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Technical Brief

Continuous Monitoring of Metal Working Fluid Quality in Machining Processes

[+] Author and Article Information
Benjamin Glasse

Particles and Process Engineering,
University Bremen,
Badgasteiner Straße 3,
Bremen 28359, Germany

Udo Fritsching

Professor
Particles and Process Engineering,
University Bremen,
Badgasteiner Straße 3,
Bremen 28359, Germany;
Institute of Materials Science,
Badgasteiner Straße 3,
Bremen 28359, Germany
e-mail: ufri@iwt.uni-bremen.de

1Corresponding author.

Manuscript received November 2, 2015; final manuscript received September 23, 2016; published online October 18, 2016. Assoc. Editor: Laine Mears.

J. Manuf. Sci. Eng 139(4), 044501 (Oct 18, 2016) (5 pages) Paper No: MANU-15-1546; doi: 10.1115/1.4034889 History: Received November 02, 2015; Revised September 23, 2016

Metal working fluid (MWF) emulsions are utilized as coolants and lubricants in machining processes like turning or drilling. During their operation life time cycle, MWFs change their properties due to impacting stresses which may influence the machining and tool performance. A frequent refreshing or renewal of MWFs in machining process is thus necessary. This investigation discusses measurement techniques of MWF emulsions to be used for MWF quality assessment and process monitoring. By means of optical spectroscopic measurement techniques (turbidimetry and laser diffraction), the evaluation of the temporal change of the wavelength exponent and the MWF emulsion droplet size is related to the MWF stability. The in-process monitoring of the MWFs in machining during several weeks of operation is shown. Thus, it will be demonstrated that optical spectroscopic measurement techniques may be applied to determine stability change of the emulsion system.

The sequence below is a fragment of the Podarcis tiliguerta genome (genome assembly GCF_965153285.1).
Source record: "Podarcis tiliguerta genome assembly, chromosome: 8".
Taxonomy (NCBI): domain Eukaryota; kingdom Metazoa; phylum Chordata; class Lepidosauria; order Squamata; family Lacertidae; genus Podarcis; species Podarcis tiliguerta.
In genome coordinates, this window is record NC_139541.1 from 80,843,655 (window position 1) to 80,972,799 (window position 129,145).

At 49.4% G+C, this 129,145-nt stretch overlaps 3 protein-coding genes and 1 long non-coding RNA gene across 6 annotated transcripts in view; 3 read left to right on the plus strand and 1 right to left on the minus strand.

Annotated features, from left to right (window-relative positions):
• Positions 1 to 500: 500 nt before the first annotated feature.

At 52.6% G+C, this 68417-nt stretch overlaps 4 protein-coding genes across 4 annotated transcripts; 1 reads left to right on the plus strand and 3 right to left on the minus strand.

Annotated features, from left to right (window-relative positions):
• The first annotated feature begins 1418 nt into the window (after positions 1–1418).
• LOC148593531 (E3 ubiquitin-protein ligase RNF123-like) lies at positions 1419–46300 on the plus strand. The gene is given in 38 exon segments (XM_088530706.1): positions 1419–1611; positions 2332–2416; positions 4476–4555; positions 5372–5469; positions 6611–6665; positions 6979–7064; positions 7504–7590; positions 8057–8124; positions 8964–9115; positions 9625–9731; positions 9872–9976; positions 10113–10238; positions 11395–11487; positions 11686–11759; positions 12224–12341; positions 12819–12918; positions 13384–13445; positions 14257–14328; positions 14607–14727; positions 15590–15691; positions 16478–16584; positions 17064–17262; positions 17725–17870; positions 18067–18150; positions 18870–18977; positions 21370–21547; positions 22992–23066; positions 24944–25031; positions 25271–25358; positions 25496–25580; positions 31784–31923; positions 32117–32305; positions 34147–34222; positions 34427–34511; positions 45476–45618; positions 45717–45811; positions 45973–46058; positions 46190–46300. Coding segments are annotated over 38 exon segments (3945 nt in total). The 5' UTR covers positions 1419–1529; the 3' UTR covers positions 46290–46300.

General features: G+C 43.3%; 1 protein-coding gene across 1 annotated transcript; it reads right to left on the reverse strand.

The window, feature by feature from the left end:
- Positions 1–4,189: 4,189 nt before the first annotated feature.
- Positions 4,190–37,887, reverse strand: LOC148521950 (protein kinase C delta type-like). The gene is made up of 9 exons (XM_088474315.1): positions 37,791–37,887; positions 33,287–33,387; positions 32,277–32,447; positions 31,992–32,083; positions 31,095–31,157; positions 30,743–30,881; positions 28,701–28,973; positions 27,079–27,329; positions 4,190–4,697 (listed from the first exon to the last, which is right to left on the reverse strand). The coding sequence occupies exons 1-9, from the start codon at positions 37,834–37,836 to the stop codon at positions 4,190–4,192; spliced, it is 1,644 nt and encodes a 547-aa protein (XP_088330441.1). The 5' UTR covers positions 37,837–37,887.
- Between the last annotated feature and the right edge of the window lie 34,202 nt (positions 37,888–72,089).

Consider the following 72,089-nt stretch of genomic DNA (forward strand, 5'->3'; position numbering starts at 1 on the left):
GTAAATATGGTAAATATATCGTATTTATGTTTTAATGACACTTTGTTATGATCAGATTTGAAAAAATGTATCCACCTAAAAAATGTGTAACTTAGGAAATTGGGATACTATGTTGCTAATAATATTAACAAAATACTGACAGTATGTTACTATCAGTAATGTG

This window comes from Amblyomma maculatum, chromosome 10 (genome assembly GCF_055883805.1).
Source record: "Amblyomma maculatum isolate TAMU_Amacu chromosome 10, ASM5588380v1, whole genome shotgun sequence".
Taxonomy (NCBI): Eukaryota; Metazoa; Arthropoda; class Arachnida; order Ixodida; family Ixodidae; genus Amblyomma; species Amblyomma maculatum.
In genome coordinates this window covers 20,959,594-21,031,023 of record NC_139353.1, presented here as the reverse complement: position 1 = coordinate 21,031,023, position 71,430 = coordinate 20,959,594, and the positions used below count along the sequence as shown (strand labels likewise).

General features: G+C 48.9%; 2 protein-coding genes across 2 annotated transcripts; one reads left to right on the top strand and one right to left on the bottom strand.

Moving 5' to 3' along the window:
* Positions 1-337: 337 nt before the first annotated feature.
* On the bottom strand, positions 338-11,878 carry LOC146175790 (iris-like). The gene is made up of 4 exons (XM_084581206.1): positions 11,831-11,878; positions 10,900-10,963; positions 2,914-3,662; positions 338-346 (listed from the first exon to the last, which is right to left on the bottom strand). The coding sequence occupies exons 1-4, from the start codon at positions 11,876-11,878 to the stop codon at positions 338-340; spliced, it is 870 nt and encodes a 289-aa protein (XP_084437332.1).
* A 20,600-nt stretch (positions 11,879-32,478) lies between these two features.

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Figures

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Fig. 1

Temporal change of the wavelength exponent and the droplet size for different metal working machines (Table 2): machine 1 (a), machine 2 (b), machine 3 (c), and machine 4 (d)

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Fig. 2

Dependence of the wavelength exponent and coefficient of determination from droplet size d3,2 for metal working machine 2 (a) and machine 3 (b)

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Fig. 3

Temporal change of droplet size distributions (a), concentration and wavelength exponent (b) during the operational time of machine 5

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Fig. 4

Temporal change of the wavelength exponent for machine 6 during MWF maintenance

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Fig. 5

Temporal change of the retrieved droplet size d3,2 in dependence of the discretization n for (a) least square fit, (b) Chahine, (c) projected Landweber, and (d) NNTPR with a H1

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